UBC Theses and Dissertations
The rhetoric of the new Arcadia Eaton, Diane F.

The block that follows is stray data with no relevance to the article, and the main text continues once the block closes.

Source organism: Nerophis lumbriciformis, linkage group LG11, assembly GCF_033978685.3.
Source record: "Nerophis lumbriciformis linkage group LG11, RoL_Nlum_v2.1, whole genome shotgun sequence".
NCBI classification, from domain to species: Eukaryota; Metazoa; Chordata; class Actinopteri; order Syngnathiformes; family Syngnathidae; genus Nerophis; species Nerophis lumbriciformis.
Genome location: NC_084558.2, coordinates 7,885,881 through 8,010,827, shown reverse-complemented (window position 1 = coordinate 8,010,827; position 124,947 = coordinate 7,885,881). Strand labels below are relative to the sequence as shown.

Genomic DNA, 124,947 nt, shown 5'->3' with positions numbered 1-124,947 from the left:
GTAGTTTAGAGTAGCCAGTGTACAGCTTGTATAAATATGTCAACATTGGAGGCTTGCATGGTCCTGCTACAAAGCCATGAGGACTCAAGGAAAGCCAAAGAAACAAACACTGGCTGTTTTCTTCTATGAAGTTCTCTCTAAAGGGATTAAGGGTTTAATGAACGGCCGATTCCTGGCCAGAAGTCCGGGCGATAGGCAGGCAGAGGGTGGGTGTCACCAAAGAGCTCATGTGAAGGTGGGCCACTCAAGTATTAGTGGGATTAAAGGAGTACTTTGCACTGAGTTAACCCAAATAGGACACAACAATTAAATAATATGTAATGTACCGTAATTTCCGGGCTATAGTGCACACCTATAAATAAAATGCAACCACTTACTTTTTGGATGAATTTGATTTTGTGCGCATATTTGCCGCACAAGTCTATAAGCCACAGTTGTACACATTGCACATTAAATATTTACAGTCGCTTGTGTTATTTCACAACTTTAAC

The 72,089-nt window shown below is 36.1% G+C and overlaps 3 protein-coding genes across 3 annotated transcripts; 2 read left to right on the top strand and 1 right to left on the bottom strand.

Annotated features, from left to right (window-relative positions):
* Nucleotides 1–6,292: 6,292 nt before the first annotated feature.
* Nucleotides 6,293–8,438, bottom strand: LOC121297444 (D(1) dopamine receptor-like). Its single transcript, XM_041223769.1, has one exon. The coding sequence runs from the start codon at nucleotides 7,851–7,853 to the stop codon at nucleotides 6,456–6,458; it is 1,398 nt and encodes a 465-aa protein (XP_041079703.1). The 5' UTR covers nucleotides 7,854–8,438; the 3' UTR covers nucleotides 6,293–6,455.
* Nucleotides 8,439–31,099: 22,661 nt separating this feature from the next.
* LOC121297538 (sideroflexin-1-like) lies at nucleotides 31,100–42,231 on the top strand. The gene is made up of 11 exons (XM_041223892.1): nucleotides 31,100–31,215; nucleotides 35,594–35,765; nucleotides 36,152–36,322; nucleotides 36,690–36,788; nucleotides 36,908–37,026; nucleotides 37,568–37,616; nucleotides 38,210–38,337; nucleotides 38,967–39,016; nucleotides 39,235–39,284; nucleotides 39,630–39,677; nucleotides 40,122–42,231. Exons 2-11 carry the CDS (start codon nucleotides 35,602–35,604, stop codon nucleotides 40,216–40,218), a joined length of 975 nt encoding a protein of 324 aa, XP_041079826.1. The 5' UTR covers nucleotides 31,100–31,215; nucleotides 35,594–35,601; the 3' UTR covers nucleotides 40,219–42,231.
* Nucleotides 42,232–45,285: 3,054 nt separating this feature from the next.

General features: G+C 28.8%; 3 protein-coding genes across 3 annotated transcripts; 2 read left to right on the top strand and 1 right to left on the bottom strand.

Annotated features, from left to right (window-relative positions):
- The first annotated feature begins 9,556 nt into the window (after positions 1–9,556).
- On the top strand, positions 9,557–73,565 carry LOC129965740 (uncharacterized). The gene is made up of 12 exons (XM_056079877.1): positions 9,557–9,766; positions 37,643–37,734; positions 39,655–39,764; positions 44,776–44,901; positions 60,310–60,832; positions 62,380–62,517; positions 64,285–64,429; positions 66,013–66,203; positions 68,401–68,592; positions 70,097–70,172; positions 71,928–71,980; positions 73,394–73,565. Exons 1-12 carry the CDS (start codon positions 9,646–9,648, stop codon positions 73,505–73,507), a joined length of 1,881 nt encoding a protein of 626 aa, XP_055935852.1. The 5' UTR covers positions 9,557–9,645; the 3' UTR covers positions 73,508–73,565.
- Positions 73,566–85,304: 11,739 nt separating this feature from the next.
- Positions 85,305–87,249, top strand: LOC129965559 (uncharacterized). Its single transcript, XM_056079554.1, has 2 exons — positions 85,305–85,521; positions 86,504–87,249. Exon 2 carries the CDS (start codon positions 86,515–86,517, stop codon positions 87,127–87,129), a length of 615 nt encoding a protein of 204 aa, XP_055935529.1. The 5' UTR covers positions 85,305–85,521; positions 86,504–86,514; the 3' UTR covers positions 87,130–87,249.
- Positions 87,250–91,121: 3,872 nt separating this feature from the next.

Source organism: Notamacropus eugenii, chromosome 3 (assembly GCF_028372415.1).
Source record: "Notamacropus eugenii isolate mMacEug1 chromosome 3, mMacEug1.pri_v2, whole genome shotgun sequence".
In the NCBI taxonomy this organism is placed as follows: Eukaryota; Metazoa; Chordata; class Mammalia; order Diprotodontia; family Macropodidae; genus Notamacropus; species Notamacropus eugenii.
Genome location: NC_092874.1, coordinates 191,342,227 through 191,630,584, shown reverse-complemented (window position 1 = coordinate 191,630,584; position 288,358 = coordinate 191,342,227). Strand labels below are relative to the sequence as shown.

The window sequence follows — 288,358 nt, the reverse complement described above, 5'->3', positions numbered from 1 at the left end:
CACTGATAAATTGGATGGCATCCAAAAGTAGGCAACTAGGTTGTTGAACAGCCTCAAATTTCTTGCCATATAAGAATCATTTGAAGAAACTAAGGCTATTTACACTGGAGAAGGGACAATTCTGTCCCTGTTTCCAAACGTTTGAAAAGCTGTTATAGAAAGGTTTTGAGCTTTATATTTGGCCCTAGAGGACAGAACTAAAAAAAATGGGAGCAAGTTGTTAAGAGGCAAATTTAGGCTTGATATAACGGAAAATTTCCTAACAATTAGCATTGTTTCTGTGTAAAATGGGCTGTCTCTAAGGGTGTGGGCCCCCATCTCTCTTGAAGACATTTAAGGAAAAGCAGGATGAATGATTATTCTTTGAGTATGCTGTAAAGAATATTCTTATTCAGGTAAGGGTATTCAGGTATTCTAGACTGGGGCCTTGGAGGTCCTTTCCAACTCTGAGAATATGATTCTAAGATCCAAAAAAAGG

This study examines the rhetoric of the new Arcadia; that is, it analyses the ways in which Sidney intended to provide the readers of the new Arcadia with ethical teaching and to persuade them of the validity of such precepts as guides in their own lives. Chapter One deals with the changes in Sidney's moral understanding— traceable in the literary works that immediately preceded the new Arcadia—that prompted him to revise the earlier version. In the old Arcadia and in Astrophil and Stella, Sidney explored in detail the ethical ambiguities that inevitably attend human action; in the new Arcadia he reasserts the morally-ambivalent nature of experience, yet he provides a perspective within which ethical judgment can nevertheless be achieved. The Defence of Poesie points the way for the heightened moral seriousness of the new Arcadia. In the Defence, Sidney both affirms the existence of a comprehensive system of ethics—or, as he termed it, of "architectonic" knowledge—and defines the poet's primary responsibility as providing delightful moral instruction. Chapter Two examines how Sidney revised the new Arcadia in order to supply its readers with such architectonic knowledge. Sidney vastly expanded the narrative of the new Arcadia by adding a multiplicity of characters and events designed to illustrate fully the ethics of personal and public conduct. Sidney also altered both the moral meanings implicit in the new Arcadia and the relationship of the audience to the work by deleting the mediating narrator of the older version and replacing the earlier mode of telling with direct and unmediated narration in the revision; by reassigning the imbedded tales to narrator-agents within the fictional world of Arcadia; by introducing a number of new narrators and stories; and by complicating the relationships between the narrator-agents, their tales, their auditors, and the fictional circumstances within which the telling takes place. All of Sidney's alterations serve ultimately to provide a complete spectrum of moral images and to engage the readers of the new Arcadia in actively discovering for themselves the comprehensive moral design which unifies those images and draws them into significant relationship. Chapter Three is an analysis of the main narrative of the new Arcadia, which details the moral education of the two princes, Pyrocles and Musidorus. Sidney uses the princes' careers in the Arcadian world to establish the correspondences between abstract ethical principles—in particular, those governing private love and public duty—and the reality of human experience. In the new Arcadia, human love most often subverts virtue and undermines heroic enterprise, as a range of characters, most notably Amphialus, demonstrate. Paradoxically, love can also move men toward rational wisdom and virtuous endeavor, as illustrated in particular by Argalus and Parthenia, and by the Arcadian princesses in Book III. Finally, the princes' education into virtue is intended to instruct the readers of the new Arcadia in the ethical precepts that are likewise to govern their own conduct in the experiential world.
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